So apparently I forgot to do a portfolio review at the start of 2016 (and I’m not sure why!), so I guess it’s opportune to do a breakdown now. Looks like my portfolio is heavily weighted on Finance, mainly due to the REITs which I’ve picked up over the years during the recovery from the 2008 crisis, and Producer Manufacturing, which is a little vague, and I will drill down that sector further below.
It looks like the bulk of my exposure to the finance sector consists of REITs and banks, followed by real estate developers.
With regards to interest rate hike taking a hit on my REIT portfolio, I’m not too concerned as my prices for most of my holdings are quite low, especially for Frasers Commercial, Suntec and Mapletree Commercial, as I bought the first two at a heavily discounted price (> 50%!), and I was (and still am!) an IPO holder for Mapletree Commercial. Most of my other REITs are recent purchases over the last 2 years as well, in very small quantities.
Annoyingly, this sector classification does not include the Manulife US Office REIT in this subsector, and instead is grouped under “Miscellaneous” sector. I’m not sure why, but hey, it’s a free tool, so I can’t complain much.
For some unknown reason, my holdings for Keppel is grouped under “Trucks/Construction/Farm Machinery”, and Sembcorp Marine is under Industrial Conglomerates. But shouldn’t Keppel be a conglomerate, and Sembcorp Marine under Industrial Machinery? Anyway, this sector classification system is very vague in its nature, so I guess it’s not a good idea to be so “accurate” on sectors.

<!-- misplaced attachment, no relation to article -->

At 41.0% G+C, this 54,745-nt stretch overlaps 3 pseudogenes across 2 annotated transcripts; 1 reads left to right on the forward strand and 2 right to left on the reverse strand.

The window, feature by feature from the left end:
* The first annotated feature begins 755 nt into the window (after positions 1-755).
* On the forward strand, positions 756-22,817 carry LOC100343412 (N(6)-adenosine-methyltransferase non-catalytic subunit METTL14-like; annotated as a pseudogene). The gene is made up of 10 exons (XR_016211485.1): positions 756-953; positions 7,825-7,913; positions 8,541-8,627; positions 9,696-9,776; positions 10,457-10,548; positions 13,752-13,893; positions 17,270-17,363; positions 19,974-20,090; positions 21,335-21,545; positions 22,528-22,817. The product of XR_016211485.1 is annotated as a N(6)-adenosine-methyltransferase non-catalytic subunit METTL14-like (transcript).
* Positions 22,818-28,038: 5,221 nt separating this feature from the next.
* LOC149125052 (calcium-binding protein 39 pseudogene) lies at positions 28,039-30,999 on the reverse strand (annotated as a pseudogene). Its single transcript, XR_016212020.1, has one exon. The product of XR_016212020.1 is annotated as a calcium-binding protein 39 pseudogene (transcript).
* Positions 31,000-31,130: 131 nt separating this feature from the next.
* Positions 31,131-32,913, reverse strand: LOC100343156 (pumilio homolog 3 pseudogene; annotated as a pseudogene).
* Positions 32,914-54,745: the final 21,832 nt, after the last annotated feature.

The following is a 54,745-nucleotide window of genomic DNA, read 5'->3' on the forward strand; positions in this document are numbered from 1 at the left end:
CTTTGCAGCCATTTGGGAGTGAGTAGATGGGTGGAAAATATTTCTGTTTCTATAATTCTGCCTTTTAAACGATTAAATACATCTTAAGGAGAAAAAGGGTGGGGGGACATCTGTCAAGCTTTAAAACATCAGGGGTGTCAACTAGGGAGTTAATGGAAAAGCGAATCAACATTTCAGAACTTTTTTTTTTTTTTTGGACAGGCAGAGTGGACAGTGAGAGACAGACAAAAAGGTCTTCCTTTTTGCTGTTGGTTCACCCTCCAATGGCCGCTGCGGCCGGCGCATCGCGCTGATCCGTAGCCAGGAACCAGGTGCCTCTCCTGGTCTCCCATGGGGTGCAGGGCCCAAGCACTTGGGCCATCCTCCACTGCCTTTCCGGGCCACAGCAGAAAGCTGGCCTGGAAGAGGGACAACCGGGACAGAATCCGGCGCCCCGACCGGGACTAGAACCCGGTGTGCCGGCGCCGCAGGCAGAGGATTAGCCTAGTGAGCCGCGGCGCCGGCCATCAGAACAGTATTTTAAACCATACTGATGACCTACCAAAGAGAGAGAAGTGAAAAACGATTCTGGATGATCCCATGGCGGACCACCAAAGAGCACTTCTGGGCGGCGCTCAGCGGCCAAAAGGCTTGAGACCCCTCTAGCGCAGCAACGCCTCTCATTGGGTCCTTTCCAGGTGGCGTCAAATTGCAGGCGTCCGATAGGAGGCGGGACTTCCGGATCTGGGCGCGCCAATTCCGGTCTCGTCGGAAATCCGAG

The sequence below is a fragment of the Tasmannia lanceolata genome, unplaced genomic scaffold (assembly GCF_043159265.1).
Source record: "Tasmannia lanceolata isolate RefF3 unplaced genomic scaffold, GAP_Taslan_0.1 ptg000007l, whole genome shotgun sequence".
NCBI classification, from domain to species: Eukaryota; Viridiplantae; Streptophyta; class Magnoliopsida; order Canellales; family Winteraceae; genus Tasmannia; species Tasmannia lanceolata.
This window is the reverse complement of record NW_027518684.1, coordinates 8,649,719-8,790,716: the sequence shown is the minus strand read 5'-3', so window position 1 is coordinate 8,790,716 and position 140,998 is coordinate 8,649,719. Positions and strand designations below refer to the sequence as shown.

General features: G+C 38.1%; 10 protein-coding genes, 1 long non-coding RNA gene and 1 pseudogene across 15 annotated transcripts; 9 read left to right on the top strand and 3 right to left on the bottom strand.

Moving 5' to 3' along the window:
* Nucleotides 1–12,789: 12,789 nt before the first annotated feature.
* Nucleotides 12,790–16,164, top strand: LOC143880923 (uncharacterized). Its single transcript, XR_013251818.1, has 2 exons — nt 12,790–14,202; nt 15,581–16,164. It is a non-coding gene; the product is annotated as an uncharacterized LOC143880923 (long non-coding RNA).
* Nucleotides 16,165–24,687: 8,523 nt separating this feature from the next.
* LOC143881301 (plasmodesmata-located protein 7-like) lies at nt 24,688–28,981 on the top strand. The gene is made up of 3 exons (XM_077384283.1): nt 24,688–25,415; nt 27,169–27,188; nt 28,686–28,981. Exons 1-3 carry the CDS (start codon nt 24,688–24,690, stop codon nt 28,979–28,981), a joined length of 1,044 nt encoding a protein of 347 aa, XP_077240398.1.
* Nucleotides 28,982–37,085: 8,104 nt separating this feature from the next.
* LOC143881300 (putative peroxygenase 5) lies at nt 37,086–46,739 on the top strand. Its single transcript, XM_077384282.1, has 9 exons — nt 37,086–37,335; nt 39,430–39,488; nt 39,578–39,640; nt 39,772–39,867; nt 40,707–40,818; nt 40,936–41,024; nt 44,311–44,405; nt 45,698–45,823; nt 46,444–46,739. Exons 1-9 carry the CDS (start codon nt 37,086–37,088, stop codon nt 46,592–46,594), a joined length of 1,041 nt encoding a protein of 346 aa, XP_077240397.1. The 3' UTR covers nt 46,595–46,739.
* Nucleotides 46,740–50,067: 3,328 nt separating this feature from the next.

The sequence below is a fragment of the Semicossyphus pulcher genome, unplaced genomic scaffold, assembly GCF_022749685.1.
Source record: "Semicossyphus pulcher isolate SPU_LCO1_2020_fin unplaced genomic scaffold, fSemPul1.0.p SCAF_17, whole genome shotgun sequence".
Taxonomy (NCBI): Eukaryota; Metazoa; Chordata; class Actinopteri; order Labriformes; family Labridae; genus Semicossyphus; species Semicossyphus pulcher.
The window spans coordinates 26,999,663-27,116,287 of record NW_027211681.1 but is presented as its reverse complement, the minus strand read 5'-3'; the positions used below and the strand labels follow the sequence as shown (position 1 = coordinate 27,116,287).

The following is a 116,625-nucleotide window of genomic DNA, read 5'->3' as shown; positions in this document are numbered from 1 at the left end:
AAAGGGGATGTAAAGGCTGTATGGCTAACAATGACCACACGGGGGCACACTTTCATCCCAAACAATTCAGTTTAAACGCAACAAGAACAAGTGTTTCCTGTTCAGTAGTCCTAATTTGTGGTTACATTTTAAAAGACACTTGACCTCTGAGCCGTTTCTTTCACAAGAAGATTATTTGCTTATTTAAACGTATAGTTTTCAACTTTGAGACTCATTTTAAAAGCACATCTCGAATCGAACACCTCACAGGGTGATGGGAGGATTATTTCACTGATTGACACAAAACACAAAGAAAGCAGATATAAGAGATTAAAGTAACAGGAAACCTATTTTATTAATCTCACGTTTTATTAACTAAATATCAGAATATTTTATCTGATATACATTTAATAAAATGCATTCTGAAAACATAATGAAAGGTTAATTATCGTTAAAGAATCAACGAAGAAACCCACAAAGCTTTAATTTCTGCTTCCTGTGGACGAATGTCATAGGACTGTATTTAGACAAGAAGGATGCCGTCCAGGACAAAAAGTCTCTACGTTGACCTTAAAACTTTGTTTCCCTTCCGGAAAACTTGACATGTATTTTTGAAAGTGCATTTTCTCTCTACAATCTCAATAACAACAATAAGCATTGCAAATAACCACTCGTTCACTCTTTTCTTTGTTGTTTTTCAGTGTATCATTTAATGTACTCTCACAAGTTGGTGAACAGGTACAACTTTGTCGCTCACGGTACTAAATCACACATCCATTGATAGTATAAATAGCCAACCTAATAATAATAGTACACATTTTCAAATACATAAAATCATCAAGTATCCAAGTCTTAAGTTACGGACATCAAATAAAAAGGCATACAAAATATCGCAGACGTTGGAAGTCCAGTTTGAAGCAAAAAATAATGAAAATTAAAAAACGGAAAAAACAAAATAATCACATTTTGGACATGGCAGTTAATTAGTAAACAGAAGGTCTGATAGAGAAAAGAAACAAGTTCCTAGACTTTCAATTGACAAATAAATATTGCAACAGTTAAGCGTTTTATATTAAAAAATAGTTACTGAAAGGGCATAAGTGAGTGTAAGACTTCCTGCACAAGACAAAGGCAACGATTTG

My original plan to diversify away from REITs is working, albeit slowly as I have limited capital, even after two years (though partially its because I kept buying REITs along the way). Well, better to slowly ease out than to do it quickly, I guess. This wraps up my portfolio review; now for the Li Chun idea that I teased in the post title.
Now that Chinese New Year is here, those who are more inclined to believe in the metaphysical side of life will be definitely attempting to queue at the banks to deposit money during their “lucky hours”. My take on this crazy phenomenon is neutral; if you believe in it, sure go ahead, but don’t cause inconvenience to other people. However, the popularity of this belief is so entrenched that the banks had to roll out extra staff and resources to accomodate the reverse bank runs!
If you still remain convinced, might I suggest that you open an account with two financing companies in Singapore that have a visible retail presence – Singapura Finance, and Hong Leong Finance. They both offer deposit accounts and the deposits are insured by SDIC up to $50k, which is pretty much the norm for financial institutions offering deposit accounts. However because they are financing companies, they don’t have a GIRO system nor internet banking, so you have to manually deposit cash at the counter, or via AXS in the case of Singapura Finance. This makes it perfect for Li Chun due to the nature that they usually don’t have long queues as well.
Alternatively, you can consider opening accounts at the smaller banks, like Standard Chartered, RHB Bank or Maybank, but I suspect even the smaller banks will be swamped with depositors!